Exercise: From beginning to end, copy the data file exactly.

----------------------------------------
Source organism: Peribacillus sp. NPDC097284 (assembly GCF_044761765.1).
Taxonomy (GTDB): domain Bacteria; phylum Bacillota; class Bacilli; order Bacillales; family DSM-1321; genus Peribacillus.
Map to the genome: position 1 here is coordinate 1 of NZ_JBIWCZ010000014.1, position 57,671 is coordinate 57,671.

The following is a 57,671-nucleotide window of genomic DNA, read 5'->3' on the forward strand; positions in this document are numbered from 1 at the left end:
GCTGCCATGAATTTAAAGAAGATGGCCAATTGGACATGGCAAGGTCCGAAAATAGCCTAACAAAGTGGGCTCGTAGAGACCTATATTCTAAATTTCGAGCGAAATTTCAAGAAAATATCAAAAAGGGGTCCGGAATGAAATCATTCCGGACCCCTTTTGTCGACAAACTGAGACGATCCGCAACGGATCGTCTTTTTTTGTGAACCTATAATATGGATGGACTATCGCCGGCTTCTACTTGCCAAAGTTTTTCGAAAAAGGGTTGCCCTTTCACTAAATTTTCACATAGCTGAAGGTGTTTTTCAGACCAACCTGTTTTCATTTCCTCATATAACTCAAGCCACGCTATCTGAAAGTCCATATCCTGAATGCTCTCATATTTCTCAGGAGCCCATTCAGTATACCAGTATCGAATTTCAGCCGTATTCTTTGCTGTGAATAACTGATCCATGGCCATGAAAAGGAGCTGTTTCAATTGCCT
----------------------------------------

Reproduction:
Source organism: Peribacillus sp. NPDC097284 (assembly GCF_044761765.1).
Taxonomy (GTDB): domain Bacteria; phylum Bacillota; class Bacilli; order Bacillales; family DSM-1321; genus Peribacillus.
Map to the genome: position 1 here is coordinate 1 of NZ_JBIWCZ010000014.1, position 57,671 is coordinate 57,671.

The following is a 57,671-nucleotide window of genomic DNA, read 5'->3' on the forward strand; positions in this document are numbered from 1 at the left end:
GCTGCCATGAATTTAAAGAAGATGGCCAATTGGACATGGCAAGGTCCGAAAATAGCCTAACAAAGTGGGCTCGTAGAGACCTATATTCTAAATTTCGAGCGAAATTTCAAGAAAATATCAAAAAGGGGTCCGGAATGAAATCATTCCGGACCCCTTTTGTCGACAAACTGAGACGATCCGCAACGGATCGTCTTTTTTTGTGAACCTATAATATGGATGGACTATCGCCGGCTTCTACTTGCCAAAGTTTTTCGAAAAAGGGTTGCCCTTTCACTAAATTTTCACATAGCTGAAGGTGTTTTTCAGACCAACCTGTTTTCATTTCCTCATATAACTCAAGCCACGCTATCTGAAAGTCCATATCCTGAATGCTCTCATATTTCTCAGGAGCCCATTCAGTATACCAGTATCGAATTTCAGCCGTATTCTTTGCTGTGAATAACTGATCCATGGCCATGAAAAGGAGCTGTTTCAATTGCCT